President Trump authorizes ready reserve forces to fight coronavirus: Here's what that means

LUIS MARTINEZ

President Donald Trump recently authorized the Pentagon to call-up units of the National Guard, reserves and individuals from the Individual Ready Reserve, to assist with the response to the novel coronavirus pandemic.

On Friday, Trump said he signed an executive order that would give the Defense Department "the authority to activate the ready reserve components of the armed forces."

"This will allow us to mobilize medical disaster and emergency response personnel to help wage our battle against the virus by activating thousands of experienced service members, including retirees," Trump added.

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PHOTO: A National Guard soldier handles COVID-19 swab tests at a drive-thru testing center at Lehman College, on March 28, 2020, in the Bronx, New York City. The center, opened March 23, can test up to 500 people per day for the coronavirus. (John Moore/Getty Images)

While the National Guard and reserves may be familiar organizations to most people, many could ask what is the Individual Ready Reserve (IRR)?

Unlike the others, the IRR is not an actual organized force structure that trains together regularly. This is because the National Guard and reserves are part of what are called the "active reserves" and the IRR is the inactive conterpart.

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The IRR consists of a pool of former servicemembers who have recently left active military service, but still have time left to serve on their military contracts.

Typically, every servicemember signs an enlistment contract or re-enlistment contract that keeps them in active duty for two to four years.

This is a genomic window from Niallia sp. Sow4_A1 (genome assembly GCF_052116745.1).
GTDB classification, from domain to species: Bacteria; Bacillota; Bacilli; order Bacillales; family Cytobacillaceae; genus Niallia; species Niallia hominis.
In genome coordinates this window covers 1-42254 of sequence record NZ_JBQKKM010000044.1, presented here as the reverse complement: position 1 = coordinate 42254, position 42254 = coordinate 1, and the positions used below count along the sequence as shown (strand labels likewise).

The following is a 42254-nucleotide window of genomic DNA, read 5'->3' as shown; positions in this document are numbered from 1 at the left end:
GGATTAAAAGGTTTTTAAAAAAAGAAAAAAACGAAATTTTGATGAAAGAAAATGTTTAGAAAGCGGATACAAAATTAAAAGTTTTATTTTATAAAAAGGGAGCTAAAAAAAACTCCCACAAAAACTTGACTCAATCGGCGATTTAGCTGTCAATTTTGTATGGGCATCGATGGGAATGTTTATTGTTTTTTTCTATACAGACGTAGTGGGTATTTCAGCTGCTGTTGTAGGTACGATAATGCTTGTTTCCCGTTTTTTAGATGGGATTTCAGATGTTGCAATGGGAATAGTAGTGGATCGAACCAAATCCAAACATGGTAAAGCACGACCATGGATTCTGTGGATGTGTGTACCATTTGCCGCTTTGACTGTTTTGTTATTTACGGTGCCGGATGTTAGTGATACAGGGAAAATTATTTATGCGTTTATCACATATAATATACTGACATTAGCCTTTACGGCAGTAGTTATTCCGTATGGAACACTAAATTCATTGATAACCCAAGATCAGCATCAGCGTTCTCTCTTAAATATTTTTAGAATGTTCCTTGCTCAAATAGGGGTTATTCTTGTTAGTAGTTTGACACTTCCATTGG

PHOTO: Arizona National Guard members pack and sort food items at a food bank, March 26, 2020, in Mesa, Ariz. (Matt York/AP)

But those contracts are actually for eight years, and servicemembers are told that when they leave the military they can either finish up the balance of time they have left by moving into the National Guard, the reserves or the IRR.

Those who enter the IRR do so with the understanding that they could be called back to duty if the need arises.

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Most of those who leave the military choose the IRR option, knowing that it is highly unlikely that they will be called back into military service.

At the height of the wars in Iraq and Afghanistan it was a big shock to thousands of former servicemembers who were called back to duty because they were trained in jobs that were hard to fill or hard to train.

When enlisted servicemembers eventually pass the eight year cycle of the recruitment contract, they are no longer available for military service.

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But that's not the case for commissioned military officers, they are always available to be called back to duty as part of the IRR.

It remains unclear if Trump's executive order wiill actually lead to any call-ups from individuals in the IRR.

"Decisions about which individuals may be activated are still being reviewed," said Jonathan Rath Hoffman, the Pentagon's chief spokesman. "Generally, these members will be persons in headquarters units and persons with high demand medical capabilities whose call-up would not adversely affect their civilian communities."

The president's order also authorized the Pentagon to send more National Guard and reserve units to assist with the COVID-19 pandemic.

"The Department has been committed to using all our capabilities to confront the coronavirus outbreak, and the president's action today ensures that we can bring select members of the Reserves and National Guard to the fight where needed most," Hoffman said.

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On Saturday, U.S. Army North announced the activation of 800 soldiers from National Guard and reserve units.

A U.S. official told ABC News that their activation was a direct result of the president's action, because otherwise, the Army would not have been able to call them up to active duty.

What to know about coronavirus:

This report was featured in the Monday, March 30, 2020, episode of “Start Here,” ABC News’ daily news podcast.

"Start Here" offers a straightforward look at the day's top stories in 20 minutes. Listen for free every weekday on Apple Podcasts, Google Podcasts, Spotify, the ABC News app or wherever you get your podcasts.

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